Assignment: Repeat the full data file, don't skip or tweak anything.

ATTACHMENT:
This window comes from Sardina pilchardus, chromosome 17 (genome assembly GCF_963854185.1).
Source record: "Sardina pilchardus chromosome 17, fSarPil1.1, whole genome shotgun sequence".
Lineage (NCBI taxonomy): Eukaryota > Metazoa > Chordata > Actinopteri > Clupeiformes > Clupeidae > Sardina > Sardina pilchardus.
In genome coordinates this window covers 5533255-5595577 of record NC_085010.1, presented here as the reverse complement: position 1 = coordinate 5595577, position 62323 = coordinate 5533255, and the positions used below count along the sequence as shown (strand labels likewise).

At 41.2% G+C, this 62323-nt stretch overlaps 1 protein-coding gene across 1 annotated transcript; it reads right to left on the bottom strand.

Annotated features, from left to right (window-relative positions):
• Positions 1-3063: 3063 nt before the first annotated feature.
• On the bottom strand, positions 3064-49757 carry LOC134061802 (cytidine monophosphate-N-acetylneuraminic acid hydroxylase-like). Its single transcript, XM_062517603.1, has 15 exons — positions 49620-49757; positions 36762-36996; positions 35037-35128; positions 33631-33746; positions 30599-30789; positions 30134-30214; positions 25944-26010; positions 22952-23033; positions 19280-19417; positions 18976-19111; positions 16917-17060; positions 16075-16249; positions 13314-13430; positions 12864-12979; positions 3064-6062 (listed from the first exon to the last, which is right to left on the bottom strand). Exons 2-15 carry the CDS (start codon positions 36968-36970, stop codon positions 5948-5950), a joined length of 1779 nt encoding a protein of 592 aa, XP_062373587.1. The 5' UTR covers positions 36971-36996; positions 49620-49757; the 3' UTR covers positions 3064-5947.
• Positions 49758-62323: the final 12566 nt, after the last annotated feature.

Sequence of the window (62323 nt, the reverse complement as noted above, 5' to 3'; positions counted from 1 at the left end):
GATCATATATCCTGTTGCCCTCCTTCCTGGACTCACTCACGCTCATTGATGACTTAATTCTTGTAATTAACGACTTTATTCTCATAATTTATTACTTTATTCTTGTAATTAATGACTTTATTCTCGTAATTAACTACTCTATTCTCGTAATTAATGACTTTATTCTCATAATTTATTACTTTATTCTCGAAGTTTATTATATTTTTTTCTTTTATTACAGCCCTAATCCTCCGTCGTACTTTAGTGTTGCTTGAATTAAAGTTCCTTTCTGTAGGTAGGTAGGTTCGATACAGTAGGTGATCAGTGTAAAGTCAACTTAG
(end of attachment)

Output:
This window comes from Sardina pilchardus, chromosome 17 (genome assembly GCF_963854185.1).
Source record: "Sardina pilchardus chromosome 17, fSarPil1.1, whole genome shotgun sequence".
Lineage (NCBI taxonomy): Eukaryota > Metazoa > Chordata > Actinopteri > Clupeiformes > Clupeidae > Sardina > Sardina pilchardus.
In genome coordinates this window covers 5533255-5595577 of record NC_085010.1, presented here as the reverse complement: position 1 = coordinate 5595577, position 62323 = coordinate 5533255, and the positions used below count along the sequence as shown (strand labels likewise).

At 41.2% G+C, this 62323-nt stretch overlaps 1 protein-coding gene across 1 annotated transcript; it reads right to left on the bottom strand.

Annotated features, from left to right (window-relative positions):
• Positions 1-3063: 3063 nt before the first annotated feature.
• On the bottom strand, positions 3064-49757 carry LOC134061802 (cytidine monophosphate-N-acetylneuraminic acid hydroxylase-like). Its single transcript, XM_062517603.1, has 15 exons — positions 49620-49757; positions 36762-36996; positions 35037-35128; positions 33631-33746; positions 30599-30789; positions 30134-30214; positions 25944-26010; positions 22952-23033; positions 19280-19417; positions 18976-19111; positions 16917-17060; positions 16075-16249; positions 13314-13430; positions 12864-12979; positions 3064-6062 (listed from the first exon to the last, which is right to left on the bottom strand). Exons 2-15 carry the CDS (start codon positions 36968-36970, stop codon positions 5948-5950), a joined length of 1779 nt encoding a protein of 592 aa, XP_062373587.1. The 5' UTR covers positions 36971-36996; positions 49620-49757; the 3' UTR covers positions 3064-5947.
• Positions 49758-62323: the final 12566 nt, after the last annotated feature.

Sequence of the window (62323 nt, the reverse complement as noted above, 5' to 3'; positions counted from 1 at the left end):
GATCATATATCCTGTTGCCCTCCTTCCTGGACTCACTCACGCTCATTGATGACTTAATTCTTGTAATTAACGACTTTATTCTCATAATTTATTACTTTATTCTTGTAATTAATGACTTTATTCTCGTAATTAACTACTCTATTCTCGTAATTAATGACTTTATTCTCATAATTTATTACTTTATTCTCGAAGTTTATTATATTTTTTTCTTTTATTACAGCCCTAATCCTCCGTCGTACTTTAGTGTTGCTTGAATTAAAGTTCCTTTCTGTAGGTAGGTAGGTTCGATACAGTAGGTGATCAGTGTAAAGTCAACTTAG